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EMANCIPATION AND WAGE SLAVERY By Alva Allen

posted 31 Aug 2020, 20:23 by Gerry Kangalee   [ updated 31 Aug 2020, 20:29 ]
This article is a lightly edited extract from a paper written by Comrade Alva Allen entitled THE NATURE AND AGENDA OF THE EARLY LABOUR MOVEMENT BETWEEN 1830 AND 1940

Emancipation
did not resolve the principal contradiction between oppressor and oppressed, exploiter and exploited. Nor did it resolve the contradiction between metropole and colony. It however, resolved the contradiction between slave owner and slave.

It is therefore suggested that in the period after Emancipation, the emerging working class, through the early Labour movement, would take steps to settle this unfinished business as the opposing aspects of the main contradiction fought each other but under new conditions and new forms.

Thus it is that the period of apprenticeship that was to be served by the slaves until 1840, was shortened by them because they continued to resist this new form of oppression and exploitation. Here, the whip of chattel slavery was replaced by the “starvation wage”. It is this continuing class struggle that forced the early end of Apprenticeship on1st August, 1838 which now fully freed all slaves from slavery throughout the British colonies. However, it was only in 1863 that the Dutch abolished slavery in their colonies.

The next item on the Agenda for the ex-slaves was to make their freedom a reality by ceasing their dependence on the plantation to provide them with a means of livelihood through wages in exchange for their labour. They therefore turned to accessing land which they used to provide themselves with a means of livelihood.

Their move away from the plantation gave them a sense of control over their own lives and independence from Massa even though they still had to work on the estates for wages. By having their own plots of land, their ability to bargain with their employers was enhanced since they could withdraw their labour from the estates and fall back on their subsistence plots.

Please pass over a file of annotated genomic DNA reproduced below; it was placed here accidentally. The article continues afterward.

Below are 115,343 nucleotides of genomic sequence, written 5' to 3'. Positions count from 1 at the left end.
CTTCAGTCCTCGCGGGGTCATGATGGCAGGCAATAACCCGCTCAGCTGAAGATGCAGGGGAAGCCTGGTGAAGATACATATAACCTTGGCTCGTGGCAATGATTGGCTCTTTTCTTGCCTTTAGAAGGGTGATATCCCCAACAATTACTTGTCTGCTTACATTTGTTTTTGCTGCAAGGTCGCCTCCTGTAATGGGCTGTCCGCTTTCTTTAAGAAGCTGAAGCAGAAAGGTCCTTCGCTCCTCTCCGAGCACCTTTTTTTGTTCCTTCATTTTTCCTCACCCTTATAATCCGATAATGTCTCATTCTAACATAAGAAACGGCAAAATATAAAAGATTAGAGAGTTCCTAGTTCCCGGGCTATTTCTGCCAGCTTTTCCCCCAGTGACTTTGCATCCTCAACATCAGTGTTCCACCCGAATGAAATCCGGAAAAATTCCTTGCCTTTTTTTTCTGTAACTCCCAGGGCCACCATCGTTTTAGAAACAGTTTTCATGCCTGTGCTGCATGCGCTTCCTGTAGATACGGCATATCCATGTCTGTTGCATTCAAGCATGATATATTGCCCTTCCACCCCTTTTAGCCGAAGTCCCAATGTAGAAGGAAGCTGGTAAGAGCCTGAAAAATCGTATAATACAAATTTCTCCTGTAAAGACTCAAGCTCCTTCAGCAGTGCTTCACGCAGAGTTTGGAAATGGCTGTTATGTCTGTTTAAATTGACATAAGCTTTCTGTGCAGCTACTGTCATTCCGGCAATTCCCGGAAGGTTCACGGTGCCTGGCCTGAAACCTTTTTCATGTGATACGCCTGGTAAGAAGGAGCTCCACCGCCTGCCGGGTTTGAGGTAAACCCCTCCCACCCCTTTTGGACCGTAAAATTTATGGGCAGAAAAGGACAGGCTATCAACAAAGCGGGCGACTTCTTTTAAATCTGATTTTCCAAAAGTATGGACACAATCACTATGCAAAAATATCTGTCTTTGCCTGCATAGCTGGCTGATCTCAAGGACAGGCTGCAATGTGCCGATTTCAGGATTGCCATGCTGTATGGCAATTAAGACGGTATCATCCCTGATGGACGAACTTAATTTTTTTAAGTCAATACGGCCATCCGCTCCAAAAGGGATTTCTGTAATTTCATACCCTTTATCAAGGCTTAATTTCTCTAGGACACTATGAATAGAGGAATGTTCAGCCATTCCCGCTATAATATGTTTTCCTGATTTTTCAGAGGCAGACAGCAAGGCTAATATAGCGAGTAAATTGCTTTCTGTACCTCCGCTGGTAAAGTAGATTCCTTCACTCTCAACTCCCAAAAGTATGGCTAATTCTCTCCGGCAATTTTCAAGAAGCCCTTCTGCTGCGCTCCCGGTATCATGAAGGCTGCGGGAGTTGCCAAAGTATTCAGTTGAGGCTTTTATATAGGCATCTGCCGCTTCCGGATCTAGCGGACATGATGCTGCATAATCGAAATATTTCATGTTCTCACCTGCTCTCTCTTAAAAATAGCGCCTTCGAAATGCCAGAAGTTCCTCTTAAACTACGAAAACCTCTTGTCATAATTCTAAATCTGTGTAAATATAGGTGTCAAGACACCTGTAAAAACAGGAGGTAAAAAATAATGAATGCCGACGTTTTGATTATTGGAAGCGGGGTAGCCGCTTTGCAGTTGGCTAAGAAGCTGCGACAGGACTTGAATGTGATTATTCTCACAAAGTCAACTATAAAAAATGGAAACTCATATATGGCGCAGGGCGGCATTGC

Gradually, as independent producers, their bargaining power as well as their economic and social security also increased. Consequently, the rise of this new peasantry constituted not only an economic alternative but also an autonomous and more egalitarian way of life. While the planters sought to consolidate the plantation economy and system, the former slaves sought to develop a quite different economy from that imposed by their former owners.

The immediate agenda of the early Labour Movement is demonstrated in several ways. For the ex-slaves’ family land, not only symbolized their freedom, and provided property rights, prestige and personhood; family land was also the basis for the creation of family lines and the maximization of kinship ties.

The Caribbean freed women not only got the opportunity to work on the family farm, engage in marketing and devote more attention to rearing their children, but they were also “engaged in reconstructing the society in terms of their values, including the idea that women had rights to economic independence, whether or not they were wives and mothers.”